Fay Wray and Robert Riskin: A Hollywood Memoir
He was a successful Hollywood screenwriter whose words shaped several of Frank Capra’s classic features. She was the actress whose beauty (and powerful set of lungs) captured the heart of a giant ape atop the Empire State building. Separately, they were representative of all that was glamorous and effective in the golden age of Hollywood. Together they were a loving couple whose marriage produced three wonderful children. And their life together is documented in daughter Victoria Riskin’s memoir, Fay Wray and Robert Riskin: A Hollywood Memoir.
When I interviewed Victoria Riskin in anticipation of this book, it was her hope that the memoir would prove two things: that her mother wasn’t JUST known for King Kong (1933), although she always loved the association, but, more importantly, she wanted to showcase the importance of her father to Frank Capra’s career. This element is central to Riskin’s book. Though each chapter is divided between a chapter for Robert and a chapter for Fay, Victoria Riskin seems far more interested in illuminating her father’s own past. He grew up understanding the working man in a way that Frank Capra never could, and yet Capra always appeared to hold resentment for the fact that he never wrote his own movies. Eventually Riskin would get involved in the formation of the Screen Writers Guild and, boy, is it interesting to read about this while Hollywood itself is having issues with writers. Victoria Riskin captures her father’s love for writing and his own attempts to strike out on his own; unfortunately he’d only direct one film, 1937’s When You’re in Love.
If you’ve read plenty on HUAC and the creation of the Writer’s Guild a lot of these sections will feel repetitive. There’s also a lengthy discussion on Riskin’s time in the war and making war propaganda films for the OWI that’s fascinating, though it can read a taste dry if you’re not down for the intense subject matter. It’s wonderful hearing about Riskin’s writing process, his relationship with Glenda Farrell and Carole Lombard, and, ultimately, his meeting with Wray. Victoria includes plenty of her father and mother’s letters to each other, both throughout their courtship and after their marriage and that’s what makes A Hollywood Memoir so special. There’s never a moment of denial about how much these two loved each other, but you can’t help but feel it’s a bittersweet examination of nostalgia for Victoria herself, who lost her father at such a young age and details her own attempts to grapple with his death as an adult.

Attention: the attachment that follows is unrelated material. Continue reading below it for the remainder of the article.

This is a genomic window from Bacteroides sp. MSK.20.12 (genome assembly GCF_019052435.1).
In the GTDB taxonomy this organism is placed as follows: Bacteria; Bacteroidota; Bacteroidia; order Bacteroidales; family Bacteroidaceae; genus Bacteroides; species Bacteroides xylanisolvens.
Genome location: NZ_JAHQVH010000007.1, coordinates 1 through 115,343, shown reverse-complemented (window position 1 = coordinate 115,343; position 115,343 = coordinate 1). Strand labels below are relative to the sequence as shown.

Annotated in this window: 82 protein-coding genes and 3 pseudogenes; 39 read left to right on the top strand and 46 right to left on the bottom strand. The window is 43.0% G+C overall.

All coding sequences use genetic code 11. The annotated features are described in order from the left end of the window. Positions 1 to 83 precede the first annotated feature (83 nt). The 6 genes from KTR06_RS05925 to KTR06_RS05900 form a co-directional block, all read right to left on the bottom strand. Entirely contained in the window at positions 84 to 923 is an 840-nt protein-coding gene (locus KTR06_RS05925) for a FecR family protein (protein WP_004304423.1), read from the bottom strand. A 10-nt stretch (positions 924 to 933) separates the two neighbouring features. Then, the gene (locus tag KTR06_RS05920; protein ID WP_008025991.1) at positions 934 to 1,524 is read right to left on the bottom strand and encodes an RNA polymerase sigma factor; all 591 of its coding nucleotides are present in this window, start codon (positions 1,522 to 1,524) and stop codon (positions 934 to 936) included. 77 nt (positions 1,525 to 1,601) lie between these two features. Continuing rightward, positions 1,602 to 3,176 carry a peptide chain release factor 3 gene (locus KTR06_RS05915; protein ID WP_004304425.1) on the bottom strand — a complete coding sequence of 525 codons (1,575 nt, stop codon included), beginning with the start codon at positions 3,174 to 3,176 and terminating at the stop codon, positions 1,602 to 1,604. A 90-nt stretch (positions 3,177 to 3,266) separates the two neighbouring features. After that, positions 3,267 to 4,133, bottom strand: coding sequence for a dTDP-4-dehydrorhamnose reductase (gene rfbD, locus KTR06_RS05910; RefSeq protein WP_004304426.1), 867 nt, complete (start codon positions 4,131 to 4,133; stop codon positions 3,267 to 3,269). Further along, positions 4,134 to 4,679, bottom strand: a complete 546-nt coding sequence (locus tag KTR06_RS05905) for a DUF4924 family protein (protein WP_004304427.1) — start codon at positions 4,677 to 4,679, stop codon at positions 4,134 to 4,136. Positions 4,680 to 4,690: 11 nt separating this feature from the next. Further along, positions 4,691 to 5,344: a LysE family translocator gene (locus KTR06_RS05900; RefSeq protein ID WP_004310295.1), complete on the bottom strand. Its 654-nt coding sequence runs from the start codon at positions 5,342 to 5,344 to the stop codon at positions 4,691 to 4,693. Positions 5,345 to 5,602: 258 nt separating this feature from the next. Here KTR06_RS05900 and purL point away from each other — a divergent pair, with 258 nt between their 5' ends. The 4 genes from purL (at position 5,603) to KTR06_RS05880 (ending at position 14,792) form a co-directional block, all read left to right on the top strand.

On the opposite end of the spectrum is Fay Wray, whose life was equally fraught with compelling experiences. Riskin sensitively looks at her mother’s marriage with the troubled writer John Monk Saunders, a facet of Wray’s life she tried to hide from her children. Since Wray was the parent who lived longest, Riskin’s adoration for her mother’s strength and ingenuity is on full display. Towards the end of her life, when she married again, Riskin details her own mixed feelings on it but never judges her mother for the happiness she felt. It does, at times, feel like the book is skewed more towards examining Riskin, maybe because he died so young and so much of his life remains a mystery to his daughter, but I found the Wray sections to be more compelling to read. Maybe because I was more in love with the subject matter of acting than screenwriting.
In a landscape where Hollywood romances often end in divorce, it’s so heartwarming to read about a relationship that was a love match. You could read A Hollywood Memoir and perceive it to the sanitized detailing of a relationship by a child who didn’t know her parents relationship except through written correspondence, and that’s valid, but who cares? Riskin details her parents lives in beautiful detail and gives us a love story for the ages.
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Kristen Lopez View All
A freelance film critic whose work fuels the Rotten Tomatoes meter. I've been published on The Hollywood Reporter, Remezcla, and The Daily Beast. I've been featured in the L.A. Times. I currently run two podcasts, Citizen Dame and Ticklish Business.
I finished reading this book a couple weeks ago and enjoyed it immensely. I went into it knowing next to nothing about Fay Wray or Robert Riskin and I ended up learning so much about not only them, but Hollywood during its Golden Age. One thing that surprised me was how poorly Frank Capra made out. I always idolized him but after reading Riskin’s book, I’ve started to think twice about him, his talent, and his work. He just didn’t sound like a very nice person which is unfortunate because through watching his movies, I always thought he was a decent all-American chap.
Very interesting. I’ll definitely be checking this one out. Thanks for your review!